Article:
This takes you through the details of Michael Jackson’s final days, the hours leading up to his death and the court case against Conrad Murray.

The room Jackson died in was so full of medical paraphernalia, and he was so underweight, that paramedics thought he was a hospice patient when they first saw him.

The whole book is shocking, saddening and tragic. At times difficult to read but, like all of Michael Jackson’s life, riveting.

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Review From The Philadelphia Tribune :

It doesn’t take very long.

An accident, a murder, a surprise can happen in an instant that can seem like a lifetime. It doesn’t take very long — or does it?

The odd thing about time is that it’s shapeable, as you’ll see in the new book “83 Minutes: The Doctor, the Damage, and the Shocking Death of Michael Jackson” (Thomas Dunne Books $27.99) by Matt Richards and Mark Langthorne.

On June 25, 2009, when the 911 call came into the Ronald Reagan UCLA Medical Center in Los Angeles, medical staff had no idea they were in the middle of pop culture history.

The emergency operator and the paramedics he dispatched didn’t know the identity of the man they were asked to help, but they learned soon enough that their patient was Michael Jackson.

For Jackson, it had been a long, rough road to that moment.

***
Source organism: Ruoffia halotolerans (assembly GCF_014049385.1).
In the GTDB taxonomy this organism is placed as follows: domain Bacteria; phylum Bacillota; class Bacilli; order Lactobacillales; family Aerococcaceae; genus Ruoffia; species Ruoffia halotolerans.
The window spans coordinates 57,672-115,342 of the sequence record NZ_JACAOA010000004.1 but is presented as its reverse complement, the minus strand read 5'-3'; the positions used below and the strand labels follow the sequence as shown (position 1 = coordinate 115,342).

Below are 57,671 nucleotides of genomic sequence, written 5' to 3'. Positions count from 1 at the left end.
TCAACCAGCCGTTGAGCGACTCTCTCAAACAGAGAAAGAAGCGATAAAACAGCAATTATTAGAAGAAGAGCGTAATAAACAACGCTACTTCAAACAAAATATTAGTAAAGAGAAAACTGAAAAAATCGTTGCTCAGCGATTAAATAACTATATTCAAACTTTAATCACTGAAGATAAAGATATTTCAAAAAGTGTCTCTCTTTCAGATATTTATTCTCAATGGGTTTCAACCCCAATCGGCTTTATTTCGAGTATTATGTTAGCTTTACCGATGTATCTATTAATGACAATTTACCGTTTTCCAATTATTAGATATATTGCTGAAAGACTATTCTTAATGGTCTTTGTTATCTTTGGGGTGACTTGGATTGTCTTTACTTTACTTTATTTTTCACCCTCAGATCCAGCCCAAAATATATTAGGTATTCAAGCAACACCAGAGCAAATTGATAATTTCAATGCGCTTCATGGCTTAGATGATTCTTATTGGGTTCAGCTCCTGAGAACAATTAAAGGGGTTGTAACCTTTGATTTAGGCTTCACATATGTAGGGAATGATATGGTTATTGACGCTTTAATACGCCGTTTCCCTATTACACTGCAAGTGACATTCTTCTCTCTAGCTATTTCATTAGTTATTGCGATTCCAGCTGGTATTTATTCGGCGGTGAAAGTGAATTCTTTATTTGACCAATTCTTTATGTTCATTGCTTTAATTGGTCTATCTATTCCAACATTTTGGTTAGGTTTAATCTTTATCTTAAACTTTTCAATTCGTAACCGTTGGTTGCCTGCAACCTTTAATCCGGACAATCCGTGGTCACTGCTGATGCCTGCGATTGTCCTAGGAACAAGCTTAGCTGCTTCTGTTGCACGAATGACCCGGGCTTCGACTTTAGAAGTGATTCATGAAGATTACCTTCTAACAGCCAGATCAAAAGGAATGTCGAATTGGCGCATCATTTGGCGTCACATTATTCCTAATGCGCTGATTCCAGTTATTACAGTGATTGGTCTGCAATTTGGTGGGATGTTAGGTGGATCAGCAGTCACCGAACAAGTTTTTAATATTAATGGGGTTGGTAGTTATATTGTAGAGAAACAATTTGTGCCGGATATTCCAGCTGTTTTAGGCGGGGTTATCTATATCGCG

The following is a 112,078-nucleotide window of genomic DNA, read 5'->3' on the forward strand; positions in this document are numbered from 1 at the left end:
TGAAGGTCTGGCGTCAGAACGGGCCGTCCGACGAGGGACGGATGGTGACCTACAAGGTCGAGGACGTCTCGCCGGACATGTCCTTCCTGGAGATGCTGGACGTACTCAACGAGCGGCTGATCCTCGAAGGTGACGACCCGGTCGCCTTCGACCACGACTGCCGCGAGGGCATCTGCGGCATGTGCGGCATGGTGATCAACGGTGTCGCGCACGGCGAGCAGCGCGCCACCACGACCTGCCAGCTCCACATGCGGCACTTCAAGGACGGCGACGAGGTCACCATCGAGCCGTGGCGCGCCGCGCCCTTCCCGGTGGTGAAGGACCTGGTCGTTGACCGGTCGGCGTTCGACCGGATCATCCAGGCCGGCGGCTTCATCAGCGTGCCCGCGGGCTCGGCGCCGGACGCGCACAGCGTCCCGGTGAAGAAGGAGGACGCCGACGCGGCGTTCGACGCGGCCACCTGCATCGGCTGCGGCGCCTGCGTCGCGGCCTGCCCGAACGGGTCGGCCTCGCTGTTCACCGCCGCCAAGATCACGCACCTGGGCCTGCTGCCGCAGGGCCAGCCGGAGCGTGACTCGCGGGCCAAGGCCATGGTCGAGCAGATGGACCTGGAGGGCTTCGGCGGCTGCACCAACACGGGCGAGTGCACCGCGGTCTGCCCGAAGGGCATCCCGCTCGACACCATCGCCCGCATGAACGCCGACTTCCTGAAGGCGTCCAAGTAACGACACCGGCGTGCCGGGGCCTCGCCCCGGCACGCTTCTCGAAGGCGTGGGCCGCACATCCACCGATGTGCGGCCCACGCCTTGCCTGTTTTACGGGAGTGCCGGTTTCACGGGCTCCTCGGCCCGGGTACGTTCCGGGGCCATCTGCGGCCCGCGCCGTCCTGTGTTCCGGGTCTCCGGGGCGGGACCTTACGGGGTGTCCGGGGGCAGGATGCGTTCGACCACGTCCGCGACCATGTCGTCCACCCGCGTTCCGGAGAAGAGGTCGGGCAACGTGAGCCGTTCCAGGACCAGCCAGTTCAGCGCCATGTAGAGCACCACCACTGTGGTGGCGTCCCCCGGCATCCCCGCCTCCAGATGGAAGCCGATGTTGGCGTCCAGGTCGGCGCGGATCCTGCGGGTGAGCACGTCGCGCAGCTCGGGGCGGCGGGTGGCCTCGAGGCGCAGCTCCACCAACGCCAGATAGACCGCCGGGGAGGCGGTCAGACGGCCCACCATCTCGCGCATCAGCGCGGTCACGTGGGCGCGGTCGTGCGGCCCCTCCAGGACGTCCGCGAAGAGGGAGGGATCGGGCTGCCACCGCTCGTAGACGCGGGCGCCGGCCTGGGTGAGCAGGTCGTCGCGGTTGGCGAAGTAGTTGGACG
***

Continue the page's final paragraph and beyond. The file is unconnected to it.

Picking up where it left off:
Throughout his life, he’d survived loneliness, physical abuse, estrangement from family, accidents and scandals. Outwardly, he was a survivor, driven, a perfectionist. Behind closed doors, though, there was something more sinister.

In the days following the making of a commercial in which Jackson so famously received scalp burns, he was understandably in pain.

Doctors administered narcotics to alleviate his suffering and, consequently, Jackson became increasingly dependent on drugs.

Later, he complained of insomnia, and he visited several medical providers for more, different prescriptions. He even asked for help from the doctor his children had been seeing for their allergies.

Dr. Conrad Murray was happy to oblige.

Whether Murray was officially hired to be the personal physician for Jackson’s comeback tour is a matter of opinion, but the authors say that Murray needed money, and assuming Jackson’s care was his chosen method.

That included giving the singer drugs which allowed Jackson to sleep but which fueled his addiction. It didn’t take long before Jackson needed more powerful drugs, which Murray procured in large quantities.

And on June 25, 2009, one of those drugs shook the world.

It’s rare for me to like a book before I even get to the end of page one, but that’s what happened with “83 Minutes.” This is an easy book to dive into.